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    OUR FEATURED RIP™-BASED INQUIRY:

    Butterflies 'R' Free:  Investigating the Concept

    of Life Cycle                           

 

 

Teacher: Glendene Otake

Students: kindergarten

 

Kalei'opu'u Elementary School

Waipahu, Hawaii

     

                        Classroom Demographics

  • I have 17 students, 3 of whom speak English as a second language at home, and 4 of whom had only one parent residing at home at the time of implementation.

 

  • My students come from blue to white collar families of multi-ethnic backgrounds, living in a middle class community.

 

  • The typical instruction method that I use with my class is independent small group lessons during which I do one of the following:
     
    • go around to the groups and do one-to-one instruction as needed
    • remain in one group to guide in the focus lesson for the day
    • conference reading/writing with individual students
    • assess individual students
 

                    

 

Students work in teams of four or five and rotate from station to station for four stations each day.  At each station, they have specific lessons to do.  The following is an example of the stations on any particular day:

    • Language Arts: Using magnetic alphabets, create sight words and/or sentences that use sight words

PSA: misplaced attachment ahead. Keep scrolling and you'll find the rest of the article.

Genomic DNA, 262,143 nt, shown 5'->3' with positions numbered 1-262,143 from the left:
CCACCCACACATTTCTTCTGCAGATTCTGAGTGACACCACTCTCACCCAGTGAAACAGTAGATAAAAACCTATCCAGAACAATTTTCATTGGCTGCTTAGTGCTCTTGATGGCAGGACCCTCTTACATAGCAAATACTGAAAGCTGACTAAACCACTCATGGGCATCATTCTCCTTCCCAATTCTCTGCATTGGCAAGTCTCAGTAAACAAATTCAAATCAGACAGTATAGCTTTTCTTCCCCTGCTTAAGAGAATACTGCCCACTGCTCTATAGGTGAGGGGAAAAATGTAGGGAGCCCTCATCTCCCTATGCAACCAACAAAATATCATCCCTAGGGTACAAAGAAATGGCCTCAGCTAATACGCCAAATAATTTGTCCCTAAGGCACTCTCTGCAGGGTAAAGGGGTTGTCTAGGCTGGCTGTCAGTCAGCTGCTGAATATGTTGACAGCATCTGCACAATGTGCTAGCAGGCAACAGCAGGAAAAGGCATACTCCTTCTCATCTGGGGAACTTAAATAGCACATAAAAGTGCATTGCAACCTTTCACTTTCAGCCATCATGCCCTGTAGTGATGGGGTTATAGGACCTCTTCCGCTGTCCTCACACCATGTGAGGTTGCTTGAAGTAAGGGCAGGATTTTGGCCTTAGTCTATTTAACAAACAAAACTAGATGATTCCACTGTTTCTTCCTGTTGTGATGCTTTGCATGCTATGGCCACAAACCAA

• Mathematics: Look around the classroom and draw things that are circles
    • Science: Observe the object and record what you see (draw what you see and write about it)
    • Art: Using watercolor, create a scene in nature

                                                                                     Unit Plan

  I. Purpose:

  • Engage students in exploring the characteristics of the life cycle concept
  • Provide students the opportunity to experience the Research Investigation Process (RIP) in its entirety
  • Provide students with a system for life-long learning through which any question they have about the world around them can be answered
  • Provide students the opportunity to acquire the skills needed in performing scientific inquiry
    • teacher does not provide answers but rather facilitates how to find answers
    • teacher uses Socratic questioning to guide students throughout their learning
  • Stimulate student interest to learn about science by providing students with the opportunity to answer their own questions and test their own hypotheses about the natural world through investigation

 

 

 II. Student Outcomes—Students will...

  • explore and understand characteristics of the life cycle through scientific inquiry using the Research Investigation Process (RIP)
  • observe the life cycle of the butterfly
  • record observations accurately and honestly
  • ask wondering questions
  • gather background information
  • build tentative answers to one of the questions
  • design and conduct a study to test our answer to the question
  • record data accurately and honestly
  • evaluate findings and summarize what was learned about our tentative answer

 

    

     

III. Materials Needed:

  • Books about the life cycle of a butterfly
    • The Butterfly-by Paula Z. Hogan
    • The Very Hungry Caterpillar-by Eric Carle
    • The Monarch Butterfly's Life-by

    John Himmelman

    • From Caterpillar to Butterfly-by

    Deborah Heiligman

    • Butterflies-Zoobooks by Beth Wagner Brust
     

                                   

    • Butterfly & Caterpillar-by Barry Watts